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Dynamic Coalitions

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  • Baron, David P.

    (Stanford University)

  • Bowen, T. Renee

    (Stanford University)

Abstract

Policy-making is a dynamic process in which policies can be changed in each period but continue in the absence of new legislation. We study a dynamic legislative bargaining game with an endogenous status quo where in each period a dollar is allocated with a proposal voted against the allocation in the previous period. We characterize for any initial status quo a class of simple Markov perfect equilibria (MPE) with dynamic coalitions, where a dynamic coalition is a decisive set of legislators whose members support the same policy, or set of policies, in at least two consecutive periods. In the basic model a dynamic coalition persists throughout the game, and coalition members share the dollar equally in every period. If uncertainty is associated with the implementation of a policy, there is a continuum of allocations supported by coalition MPE in which the originator of the coalition receives a share larger than the coalition partner receives but smaller than in sequential legislative bargaining theory. These coalition equilibria have the same allocation in every period when the coalition persists, but with positive probability the coalition dissolves due to the uncertainty. Coalition MPE also exists in which members tolerate a degree of implementation uncertainty resulting in coalition allocations that can change from one period to the next. The dynamic coalitions are minimal winning, form in the first period, and, if a coalition dissolves, a new coalition is formed in the next period. The predictions of the theory are compared to experiment results.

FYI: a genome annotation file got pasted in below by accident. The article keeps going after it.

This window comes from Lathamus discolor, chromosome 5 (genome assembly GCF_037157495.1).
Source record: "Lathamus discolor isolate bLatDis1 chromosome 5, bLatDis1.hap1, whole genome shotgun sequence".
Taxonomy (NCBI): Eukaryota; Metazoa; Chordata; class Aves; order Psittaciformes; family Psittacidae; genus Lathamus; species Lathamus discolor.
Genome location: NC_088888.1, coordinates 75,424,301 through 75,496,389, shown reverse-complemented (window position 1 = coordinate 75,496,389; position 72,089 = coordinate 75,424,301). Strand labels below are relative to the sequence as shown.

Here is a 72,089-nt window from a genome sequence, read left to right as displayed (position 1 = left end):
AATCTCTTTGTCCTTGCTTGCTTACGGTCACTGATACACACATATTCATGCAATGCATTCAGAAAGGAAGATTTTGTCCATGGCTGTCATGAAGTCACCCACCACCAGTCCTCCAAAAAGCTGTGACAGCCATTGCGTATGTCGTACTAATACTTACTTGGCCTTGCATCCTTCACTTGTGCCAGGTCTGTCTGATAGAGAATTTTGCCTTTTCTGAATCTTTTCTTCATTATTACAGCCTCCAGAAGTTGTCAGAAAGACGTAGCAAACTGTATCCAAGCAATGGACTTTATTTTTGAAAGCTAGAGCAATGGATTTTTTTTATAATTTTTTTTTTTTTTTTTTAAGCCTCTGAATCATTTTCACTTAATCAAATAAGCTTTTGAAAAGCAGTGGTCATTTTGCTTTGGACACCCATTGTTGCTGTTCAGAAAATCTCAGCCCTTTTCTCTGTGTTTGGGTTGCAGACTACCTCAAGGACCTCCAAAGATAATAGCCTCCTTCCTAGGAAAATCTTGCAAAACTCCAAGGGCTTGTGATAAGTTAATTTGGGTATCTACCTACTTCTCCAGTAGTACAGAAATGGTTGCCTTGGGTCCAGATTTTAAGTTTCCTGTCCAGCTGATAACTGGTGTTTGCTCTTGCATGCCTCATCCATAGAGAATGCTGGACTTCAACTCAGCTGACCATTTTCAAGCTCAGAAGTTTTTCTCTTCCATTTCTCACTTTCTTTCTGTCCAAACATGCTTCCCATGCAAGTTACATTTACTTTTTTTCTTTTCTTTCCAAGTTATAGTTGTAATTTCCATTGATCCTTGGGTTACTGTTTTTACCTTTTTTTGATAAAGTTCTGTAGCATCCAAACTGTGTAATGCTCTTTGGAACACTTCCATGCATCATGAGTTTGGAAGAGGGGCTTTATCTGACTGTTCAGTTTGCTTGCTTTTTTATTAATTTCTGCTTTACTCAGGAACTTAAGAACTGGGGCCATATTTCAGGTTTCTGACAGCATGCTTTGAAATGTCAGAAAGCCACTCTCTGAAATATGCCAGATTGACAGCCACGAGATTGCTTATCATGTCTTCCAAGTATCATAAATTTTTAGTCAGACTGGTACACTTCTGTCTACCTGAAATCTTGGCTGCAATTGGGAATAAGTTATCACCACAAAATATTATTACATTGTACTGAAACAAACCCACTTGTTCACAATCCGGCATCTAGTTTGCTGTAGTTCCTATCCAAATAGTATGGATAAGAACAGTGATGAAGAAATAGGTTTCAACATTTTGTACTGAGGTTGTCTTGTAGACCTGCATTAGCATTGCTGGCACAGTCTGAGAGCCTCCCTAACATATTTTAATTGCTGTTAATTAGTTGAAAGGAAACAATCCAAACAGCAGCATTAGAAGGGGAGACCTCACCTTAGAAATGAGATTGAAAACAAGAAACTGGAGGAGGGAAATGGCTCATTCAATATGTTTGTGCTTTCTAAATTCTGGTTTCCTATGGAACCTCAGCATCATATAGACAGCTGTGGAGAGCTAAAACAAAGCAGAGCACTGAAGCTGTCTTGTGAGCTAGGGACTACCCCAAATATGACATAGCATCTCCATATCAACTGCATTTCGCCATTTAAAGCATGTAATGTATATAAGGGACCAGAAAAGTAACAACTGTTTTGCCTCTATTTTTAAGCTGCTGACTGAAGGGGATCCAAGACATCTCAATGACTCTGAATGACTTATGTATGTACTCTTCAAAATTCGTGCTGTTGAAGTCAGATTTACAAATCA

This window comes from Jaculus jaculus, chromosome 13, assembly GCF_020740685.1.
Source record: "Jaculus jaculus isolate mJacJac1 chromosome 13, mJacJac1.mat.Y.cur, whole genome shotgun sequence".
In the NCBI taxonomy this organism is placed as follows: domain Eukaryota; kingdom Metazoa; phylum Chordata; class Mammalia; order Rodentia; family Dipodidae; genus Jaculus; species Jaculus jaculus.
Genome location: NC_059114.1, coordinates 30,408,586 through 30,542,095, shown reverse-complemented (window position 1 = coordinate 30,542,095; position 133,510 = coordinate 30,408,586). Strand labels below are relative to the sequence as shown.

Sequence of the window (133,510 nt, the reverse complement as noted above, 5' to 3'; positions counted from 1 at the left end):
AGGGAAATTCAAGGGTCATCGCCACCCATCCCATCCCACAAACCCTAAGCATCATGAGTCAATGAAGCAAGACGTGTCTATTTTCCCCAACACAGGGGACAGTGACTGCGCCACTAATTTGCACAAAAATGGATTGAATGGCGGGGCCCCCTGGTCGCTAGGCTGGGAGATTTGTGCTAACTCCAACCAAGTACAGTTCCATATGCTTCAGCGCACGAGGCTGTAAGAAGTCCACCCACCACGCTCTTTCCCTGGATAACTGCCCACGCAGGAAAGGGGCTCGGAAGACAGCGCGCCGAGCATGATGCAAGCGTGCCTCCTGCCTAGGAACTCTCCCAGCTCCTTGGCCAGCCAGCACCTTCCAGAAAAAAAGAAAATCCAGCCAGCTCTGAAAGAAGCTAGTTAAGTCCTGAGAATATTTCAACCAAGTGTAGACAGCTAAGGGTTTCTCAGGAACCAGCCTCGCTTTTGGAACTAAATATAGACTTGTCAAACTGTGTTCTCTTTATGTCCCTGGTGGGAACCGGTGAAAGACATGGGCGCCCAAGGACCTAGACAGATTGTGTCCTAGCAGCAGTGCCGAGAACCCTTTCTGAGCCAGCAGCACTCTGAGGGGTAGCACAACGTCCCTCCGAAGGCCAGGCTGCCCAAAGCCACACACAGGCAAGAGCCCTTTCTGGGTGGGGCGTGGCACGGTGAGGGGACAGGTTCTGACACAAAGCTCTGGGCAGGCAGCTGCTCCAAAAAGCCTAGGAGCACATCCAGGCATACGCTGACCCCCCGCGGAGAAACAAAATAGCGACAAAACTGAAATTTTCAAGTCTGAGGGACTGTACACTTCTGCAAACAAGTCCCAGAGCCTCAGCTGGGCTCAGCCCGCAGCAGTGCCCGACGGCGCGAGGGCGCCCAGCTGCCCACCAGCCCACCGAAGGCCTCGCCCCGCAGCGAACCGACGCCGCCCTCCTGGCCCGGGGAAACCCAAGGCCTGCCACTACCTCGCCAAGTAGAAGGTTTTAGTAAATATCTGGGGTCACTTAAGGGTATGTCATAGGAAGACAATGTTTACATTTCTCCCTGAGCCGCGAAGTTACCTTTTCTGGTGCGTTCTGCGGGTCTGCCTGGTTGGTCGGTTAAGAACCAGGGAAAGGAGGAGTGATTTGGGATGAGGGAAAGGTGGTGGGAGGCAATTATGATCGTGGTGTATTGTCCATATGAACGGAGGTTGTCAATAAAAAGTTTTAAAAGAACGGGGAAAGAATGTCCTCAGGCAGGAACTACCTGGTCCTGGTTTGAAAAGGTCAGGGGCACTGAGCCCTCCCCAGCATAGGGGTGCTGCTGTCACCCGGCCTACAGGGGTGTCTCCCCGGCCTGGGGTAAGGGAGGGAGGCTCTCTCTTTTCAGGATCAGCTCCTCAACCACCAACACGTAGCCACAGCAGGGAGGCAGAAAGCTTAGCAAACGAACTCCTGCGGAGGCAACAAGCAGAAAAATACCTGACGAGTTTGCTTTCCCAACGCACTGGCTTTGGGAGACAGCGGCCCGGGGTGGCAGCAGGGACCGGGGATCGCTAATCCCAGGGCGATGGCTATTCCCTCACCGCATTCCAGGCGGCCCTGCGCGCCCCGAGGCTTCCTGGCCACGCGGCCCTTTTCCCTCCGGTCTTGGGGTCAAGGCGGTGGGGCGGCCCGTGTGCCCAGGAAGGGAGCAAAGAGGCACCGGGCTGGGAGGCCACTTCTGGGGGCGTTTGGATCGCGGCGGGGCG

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Paper provided by Stanford University, Graduate School of Business in its series Research Papers with number 2128.

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Date of creation: Jan 2013
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Handle: RePEc:ecl:stabus:2128

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